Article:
A's rookie Olson stays humble during record-breaking power surge

olson-power-trot.jpg
USATSI

A's rookie Olson stays humble during record-breaking power surge

OAKLAND — Matt Olson is aware of the company he’s keeping in the A’s record books.

His reaction is a mix of reverence and a shrug-of-the-shoulders type humbleness.

That’s the personality of the A’s rookie first baseman. Even as the conversation about him and his awe-inspiring home run pace grows louder, he remains the same steady, grounded presence.

“I’m happy for him,” A’s hitting coach Darren Bush said. “The guy’s worked his butt off. He’s the same today as was when he first got called up.”

Olson cleared the fences once again Friday night, his two-run homer off Nick Martinez in the second inning helping the A’s to a 4-1 victory over the Texas Rangers. At this point, it’s much more newsworthy when Olson doesn’t homer than when he does.

He’s crammed 24 homers into just 57 games this season. Taking into account his first call-up last September, and Olson’s 24 homers over the first 68 games of his career are the second-most in the history of major league baseball over that span to open a career. The Dodgers’ Cody Bellinger also hit 24 and only the White Sox’s Jose Abreu, with 25, hit more over his first 68.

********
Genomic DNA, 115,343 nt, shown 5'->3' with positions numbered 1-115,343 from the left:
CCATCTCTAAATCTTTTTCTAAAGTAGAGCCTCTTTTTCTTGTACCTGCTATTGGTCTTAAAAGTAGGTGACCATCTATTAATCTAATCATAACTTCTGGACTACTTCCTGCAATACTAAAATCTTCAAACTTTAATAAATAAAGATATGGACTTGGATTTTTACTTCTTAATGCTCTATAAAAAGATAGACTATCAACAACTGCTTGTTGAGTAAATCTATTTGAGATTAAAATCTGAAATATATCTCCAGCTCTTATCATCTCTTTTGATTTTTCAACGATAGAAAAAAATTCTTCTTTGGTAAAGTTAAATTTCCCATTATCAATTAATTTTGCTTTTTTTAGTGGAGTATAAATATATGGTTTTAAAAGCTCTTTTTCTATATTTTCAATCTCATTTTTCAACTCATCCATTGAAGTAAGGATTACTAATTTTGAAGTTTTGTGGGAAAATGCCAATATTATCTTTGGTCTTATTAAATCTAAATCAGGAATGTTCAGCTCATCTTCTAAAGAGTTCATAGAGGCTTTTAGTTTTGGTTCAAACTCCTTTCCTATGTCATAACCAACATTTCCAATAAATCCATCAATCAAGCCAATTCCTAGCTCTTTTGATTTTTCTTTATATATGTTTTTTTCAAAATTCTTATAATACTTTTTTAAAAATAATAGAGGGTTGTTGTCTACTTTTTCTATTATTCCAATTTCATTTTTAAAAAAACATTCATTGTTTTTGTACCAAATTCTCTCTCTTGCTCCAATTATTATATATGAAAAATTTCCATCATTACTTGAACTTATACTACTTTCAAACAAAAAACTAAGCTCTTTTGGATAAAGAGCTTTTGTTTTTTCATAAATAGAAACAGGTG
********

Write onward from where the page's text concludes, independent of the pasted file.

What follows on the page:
Olson’s 13 homers in September are the most by any rookie in major league history for the month, and there’s still eight games left in it. But Olson’s hot streak dates back to Aug. 27. He’s hit a major league-best 16 homers in 23 games since then.

Among rookies in A’s history, only Mark McGwire (49) in 1987 and Jose Canseco (33) in 1986 have hit more than Olson’s 24. But neither Bash Brother, nor any other player in Oakland history, ever hit 15 homers in a 21-game span as Olson recently did.

“It’s definitely an honor,” Olson said before Friday’s game. “I grew up with a Mark McGwire poster on my wall. It’s a little surreal.”

Who saw this coming?

Olson went 2-for-21 without a single RBI in his first taste of the bigs last September. Then he shuttled five times between Triple-A and the majors this season before getting called up once again Aug. 8 and being told he’d get a shot as the A’s regular first baseman with Yonder Alonso having been traded. The constant shuttling took its toll, though Olson never let on about that publicly to reporters.

“You could see (the frustration),” said Ryan Christenson, his manager at Triple-A. “When he walks in and you tell him ‘You’re getting sent up,’ and he’s like, ‘Well, how many days is it for this time?’ He wouldn’t voice it necessarily, but you could sense it.”

Olson, with help from Bush and others, made an adjustment coming into this season. He began holding his hands out farther away from his body to begin his swing. With his 6-foot-5 frame, Olson had found himself getting jammed inside. Then in trying to adjust to that, he couldn’t square up pitches on the outer half.

“Now, his hands are firing from where he wants them to,” Bush said. “He doesn’t have to fight. You want your hands to have a clean path. Now he can stay in there, stay behind the ball, let his hands work for him.”

Olson, a 23-year-old from Lilburn, Ga., takes this sudden burst of success — and attention — in stride.